A recent decision out of the Ontario Superior Court of Justice serves an important reminder of the difficulties that can arise in interpreting and implementing a will when the life circumstances of a testator change after preparing the will.
In Stuart v Stuart, 2019 ONSC 4328, the Court dealt with the interpretation of a will prepared by a testator in 1999. At the time of preparing the will, the testator was married and lived in a property he and his wife owned as tenants-in-common. Although they remained married and did not indicate any intention to separate, the testator eventually required placement in a long-term care facility.
The testator’s wife subsequently decided to sell the property she and her husband had lived in together and purchased a life lease housing interest (see here a guide from Ontario’s Ministry of Municipal Affairs and Housing for more on these arrangements). The wife purchased the life lease as tenants-in-common with the testator, but he never resided there as he remained in long-term care.
The testator eventually died and sometime after his death, the wife sold the life lease interest and deposited half the proceeds of sale into the testator’s estate. After the wife’s death, Directions were sought by the Estate Trustee with respect to the interpretation of the following provision of the will:
3(h) To allow my wife, during her lifetime, the use and enjoyment of whatever interest I may own in any residence we may occupy at the time of my death. My Trustee may, at any time, with the consent of my wife, sell such interest with the proceeds of such sale assist in the purchase of another residence for the use and enjoyment of my wife as aforesaid and so on from time to time, always retaining the proportionate share in such residence for my estate. If my wife so prefers, my Trustee may sell such interest in the residence and hold the net proceeds of sale in trust for my wife as hereinafter set out. If, during any period, the whole or any part of the proceeds of any such sale be not so used, they shall be invested by my Trustee and my wife shall, during such period, be entitled to the net income therefrom. My Trustee in determining the proceeds of sale of any such interest in the residence with a view to providing another interest in the residence for my wife as aforesaid, shall not deduct the amount of any debts secured thereon.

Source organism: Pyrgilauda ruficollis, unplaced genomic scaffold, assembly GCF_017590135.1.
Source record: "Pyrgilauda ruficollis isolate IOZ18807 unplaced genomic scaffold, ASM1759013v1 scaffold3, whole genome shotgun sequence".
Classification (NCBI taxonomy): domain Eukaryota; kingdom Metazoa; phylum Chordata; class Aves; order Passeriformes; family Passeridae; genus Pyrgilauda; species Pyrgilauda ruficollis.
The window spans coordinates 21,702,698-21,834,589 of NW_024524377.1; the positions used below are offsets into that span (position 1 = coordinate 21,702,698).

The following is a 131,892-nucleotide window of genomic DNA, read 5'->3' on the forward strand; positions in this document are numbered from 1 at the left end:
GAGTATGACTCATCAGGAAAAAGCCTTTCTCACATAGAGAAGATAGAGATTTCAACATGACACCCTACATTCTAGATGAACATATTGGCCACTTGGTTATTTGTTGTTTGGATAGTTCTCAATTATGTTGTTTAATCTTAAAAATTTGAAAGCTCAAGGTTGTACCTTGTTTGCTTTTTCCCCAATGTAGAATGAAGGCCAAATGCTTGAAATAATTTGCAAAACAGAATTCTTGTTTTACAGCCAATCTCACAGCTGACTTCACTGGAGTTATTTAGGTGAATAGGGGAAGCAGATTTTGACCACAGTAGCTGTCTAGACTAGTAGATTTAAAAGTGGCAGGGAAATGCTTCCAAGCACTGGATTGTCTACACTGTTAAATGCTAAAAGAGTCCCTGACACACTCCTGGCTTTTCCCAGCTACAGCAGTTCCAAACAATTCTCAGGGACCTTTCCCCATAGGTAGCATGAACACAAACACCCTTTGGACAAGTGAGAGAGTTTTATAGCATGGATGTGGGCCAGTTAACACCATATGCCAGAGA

Because the husband had still been alive at the time that the home he shared with his wife was sold, the questions was whether paragraph 3(h) of the will remained operative as the husband never resided in the subsequent property that he and his wife owned at his time of death.
The Court applied the armchair rule to “assume the same knowledge [the testator] had to the nature and extent of his assets, the makeup of his family, and his relationship to its members.” The Court found that the testator and his wife remained married and were separated only due to the testator’s health. Had he not been in long-term care, he would have resided with the wife. The Court then found that the testator’s primary intention, from his will, was that his wife was properly cared for after his death such that he “clearly wanted his wife to be able to remain living in whatever home she and he, but for his medical condition, would have been living in at the time of his death.” The Court therefore found that the terms of the will allowed the wife to reside in the subsequently purchased home, despite the testator never having lived there.
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